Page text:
Additionally, in an industry plagued by a high incidence of MSK-related claims, injuries and chronic illnesses, and associated healthcare costs, controlling costs for employers and their employees is a priority.

In 2019 and 2020, major employers cite musculoskeletal issues, including lower back pain and knee and hip replacements, as the top condition driving healthcare costs, according to the Business Group’s annual survey on Health.

Although surgery may be indicated in some cases, it is often unnecessary and can lead to surgical complications, chronic pain, and hospital readmissions, all of which lead to healthcare costs.

In fact, surgeries account for 49% of inpatient spending and overtreatment waste between $75.7 billion and $101.2 billion a year in the United States, a 2019 study in JAMA found.

As a result, employers are looking for new solutions, with 1 in 3 large companies saying they are developing a more targeted strategy to handle high cost claims.

Supply chain companies looking to tackle high musculoskeletal healthcare spending should target unnecessary surgeries with a value-based National Healthcare and Centers of Excellence (COE) solution with bundled payments .

These programs negotiate preferential rates with providers who have been selected on specific quality criteria and encourage them to offer the most appropriate care, in particular by recommending non-surgical and less invasive treatments such as injections and physiotherapy.

However, when surgery is needed, all the services a patient needs are bundled into one upfront payment, providing simple cost savings and an immediate return on investment.

Some COE solutions may also include a warranty that covers all related care for a predetermined period of time. Since most complications and hospital readmissions occur within the first month of surgery, the guarantee incentivizes providers to deliver the best possible outcome every time.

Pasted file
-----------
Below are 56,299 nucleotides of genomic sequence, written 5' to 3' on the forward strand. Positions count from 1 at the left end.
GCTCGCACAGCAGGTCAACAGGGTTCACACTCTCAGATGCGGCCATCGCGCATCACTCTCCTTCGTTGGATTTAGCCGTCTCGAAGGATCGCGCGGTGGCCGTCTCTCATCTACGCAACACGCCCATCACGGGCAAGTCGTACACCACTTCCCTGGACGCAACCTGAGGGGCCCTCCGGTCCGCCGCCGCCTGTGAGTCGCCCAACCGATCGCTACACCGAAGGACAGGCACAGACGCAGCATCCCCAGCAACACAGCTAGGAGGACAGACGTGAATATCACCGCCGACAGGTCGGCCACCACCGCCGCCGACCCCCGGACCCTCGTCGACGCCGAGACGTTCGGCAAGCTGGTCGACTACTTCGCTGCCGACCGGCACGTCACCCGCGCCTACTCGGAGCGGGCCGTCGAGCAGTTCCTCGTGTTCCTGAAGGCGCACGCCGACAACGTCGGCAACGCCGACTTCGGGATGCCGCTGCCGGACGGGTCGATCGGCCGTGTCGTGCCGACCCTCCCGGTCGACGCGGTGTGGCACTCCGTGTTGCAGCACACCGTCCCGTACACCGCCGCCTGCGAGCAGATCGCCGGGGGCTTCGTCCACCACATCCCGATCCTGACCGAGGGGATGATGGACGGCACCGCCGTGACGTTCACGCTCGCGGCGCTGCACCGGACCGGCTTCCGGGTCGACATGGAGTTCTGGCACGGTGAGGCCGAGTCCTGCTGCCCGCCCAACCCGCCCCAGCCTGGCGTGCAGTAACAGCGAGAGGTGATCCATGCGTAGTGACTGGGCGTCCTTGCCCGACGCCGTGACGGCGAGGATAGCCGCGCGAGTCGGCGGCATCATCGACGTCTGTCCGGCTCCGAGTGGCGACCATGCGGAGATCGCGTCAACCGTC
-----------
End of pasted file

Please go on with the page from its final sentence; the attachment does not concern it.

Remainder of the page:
By offering flat rates for end-to-end care associated with specific procedures and costly terms, bundled payments deliver pre-negotiated cost savings.

Employees benefit from these cost savings because out-of-pocket expenses, including copayments, coinsurance, and deductibles, are reduced or eliminated, which also promotes employee loyalty and retention.

A 2021 study published by RAND Corporation in Health Affairs found that applying bundled payments to orthopedic and surgical procedures avoided 30% of unnecessary surgeries, and for necessary surgeries there was an 80% reduction. % of readmissions and 45% savings per procedure.

Often delivered through a health plan or third-party provider, these solutions improve patient experience and health outcomes by connecting users to top performing physicians and encouraging appropriate care.

By eliminating unnecessary, inappropriate and redundant care and treatment and prioritizing quality care, costs are reduced not just for the episode of care, but for the patient’s overall healthcare journey.

About Evelyn C. Heim